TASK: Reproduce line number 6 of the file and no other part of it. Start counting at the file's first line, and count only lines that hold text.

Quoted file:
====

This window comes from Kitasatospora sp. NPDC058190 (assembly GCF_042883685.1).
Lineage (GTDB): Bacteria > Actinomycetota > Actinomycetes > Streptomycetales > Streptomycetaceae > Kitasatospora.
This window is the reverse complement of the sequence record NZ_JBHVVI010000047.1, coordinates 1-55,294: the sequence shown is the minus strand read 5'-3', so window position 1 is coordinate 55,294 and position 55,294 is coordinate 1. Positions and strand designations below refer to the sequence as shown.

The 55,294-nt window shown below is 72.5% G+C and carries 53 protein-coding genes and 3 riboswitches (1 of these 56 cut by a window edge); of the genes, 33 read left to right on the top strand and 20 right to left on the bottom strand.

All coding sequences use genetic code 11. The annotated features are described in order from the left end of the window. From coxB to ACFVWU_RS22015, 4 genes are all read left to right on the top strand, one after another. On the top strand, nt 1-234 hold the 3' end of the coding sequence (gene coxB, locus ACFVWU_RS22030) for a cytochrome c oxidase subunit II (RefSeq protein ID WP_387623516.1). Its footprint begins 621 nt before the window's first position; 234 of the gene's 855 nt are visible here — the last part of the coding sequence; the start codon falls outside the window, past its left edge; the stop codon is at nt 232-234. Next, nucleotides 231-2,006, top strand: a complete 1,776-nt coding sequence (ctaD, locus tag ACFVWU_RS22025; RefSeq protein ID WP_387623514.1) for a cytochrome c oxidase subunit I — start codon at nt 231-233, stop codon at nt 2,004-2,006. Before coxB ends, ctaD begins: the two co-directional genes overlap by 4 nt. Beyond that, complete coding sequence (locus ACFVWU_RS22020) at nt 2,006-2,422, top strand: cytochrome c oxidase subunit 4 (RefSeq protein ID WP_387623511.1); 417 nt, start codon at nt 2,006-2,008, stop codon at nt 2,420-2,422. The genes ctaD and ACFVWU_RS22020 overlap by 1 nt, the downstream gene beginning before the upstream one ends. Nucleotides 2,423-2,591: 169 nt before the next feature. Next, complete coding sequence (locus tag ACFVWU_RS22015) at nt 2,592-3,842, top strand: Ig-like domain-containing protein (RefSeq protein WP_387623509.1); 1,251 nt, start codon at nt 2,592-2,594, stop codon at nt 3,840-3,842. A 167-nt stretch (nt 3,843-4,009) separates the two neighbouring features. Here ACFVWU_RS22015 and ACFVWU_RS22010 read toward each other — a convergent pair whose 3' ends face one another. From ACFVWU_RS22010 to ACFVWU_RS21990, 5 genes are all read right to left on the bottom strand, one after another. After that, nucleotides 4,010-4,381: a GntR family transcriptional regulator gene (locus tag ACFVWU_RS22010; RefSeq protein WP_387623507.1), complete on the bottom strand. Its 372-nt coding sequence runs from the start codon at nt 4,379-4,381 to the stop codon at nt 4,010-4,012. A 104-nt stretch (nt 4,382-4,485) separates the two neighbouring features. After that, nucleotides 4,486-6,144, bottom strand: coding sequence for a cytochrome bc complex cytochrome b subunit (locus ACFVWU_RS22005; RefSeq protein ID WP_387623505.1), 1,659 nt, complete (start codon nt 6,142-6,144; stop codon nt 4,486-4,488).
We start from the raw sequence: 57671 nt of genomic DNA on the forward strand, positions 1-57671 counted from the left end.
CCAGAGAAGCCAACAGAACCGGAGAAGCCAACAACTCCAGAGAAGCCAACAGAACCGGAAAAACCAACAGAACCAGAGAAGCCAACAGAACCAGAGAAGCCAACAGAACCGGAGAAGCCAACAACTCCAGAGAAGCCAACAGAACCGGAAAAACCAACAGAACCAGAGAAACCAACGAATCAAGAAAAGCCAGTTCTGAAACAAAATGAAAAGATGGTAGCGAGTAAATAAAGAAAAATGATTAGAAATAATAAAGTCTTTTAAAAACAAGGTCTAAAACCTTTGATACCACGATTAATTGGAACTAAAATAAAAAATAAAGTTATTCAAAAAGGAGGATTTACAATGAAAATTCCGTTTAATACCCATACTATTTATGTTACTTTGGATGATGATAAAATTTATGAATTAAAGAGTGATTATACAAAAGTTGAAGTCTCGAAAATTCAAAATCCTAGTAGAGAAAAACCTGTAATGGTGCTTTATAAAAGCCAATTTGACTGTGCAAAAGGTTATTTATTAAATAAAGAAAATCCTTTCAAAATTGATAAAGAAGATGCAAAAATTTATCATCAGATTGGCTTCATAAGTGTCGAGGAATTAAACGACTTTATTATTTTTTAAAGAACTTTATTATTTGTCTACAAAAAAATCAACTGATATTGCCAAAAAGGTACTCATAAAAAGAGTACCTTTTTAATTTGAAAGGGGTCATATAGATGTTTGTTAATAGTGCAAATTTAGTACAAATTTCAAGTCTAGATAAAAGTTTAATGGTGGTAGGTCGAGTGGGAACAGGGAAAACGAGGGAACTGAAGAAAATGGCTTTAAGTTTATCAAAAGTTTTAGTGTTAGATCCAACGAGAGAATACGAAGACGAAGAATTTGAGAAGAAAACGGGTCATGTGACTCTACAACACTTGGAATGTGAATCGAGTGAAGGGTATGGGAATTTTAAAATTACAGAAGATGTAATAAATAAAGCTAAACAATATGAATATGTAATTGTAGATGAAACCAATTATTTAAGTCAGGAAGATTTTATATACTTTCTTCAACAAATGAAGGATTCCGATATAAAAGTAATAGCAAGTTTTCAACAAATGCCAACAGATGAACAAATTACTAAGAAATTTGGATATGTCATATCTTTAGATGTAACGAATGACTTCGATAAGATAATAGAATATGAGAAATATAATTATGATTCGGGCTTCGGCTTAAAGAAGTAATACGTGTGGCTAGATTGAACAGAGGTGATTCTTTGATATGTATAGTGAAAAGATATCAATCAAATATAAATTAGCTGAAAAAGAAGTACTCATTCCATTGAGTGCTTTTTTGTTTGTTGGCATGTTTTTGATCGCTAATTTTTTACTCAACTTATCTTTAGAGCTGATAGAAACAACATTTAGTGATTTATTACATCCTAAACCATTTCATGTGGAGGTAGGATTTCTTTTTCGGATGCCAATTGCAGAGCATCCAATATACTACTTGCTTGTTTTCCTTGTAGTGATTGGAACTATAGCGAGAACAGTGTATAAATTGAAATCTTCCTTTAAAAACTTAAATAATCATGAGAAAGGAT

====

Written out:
We start from the raw sequence: 57671 nt of genomic DNA on the forward strand, positions 1-57671 counted from the left end.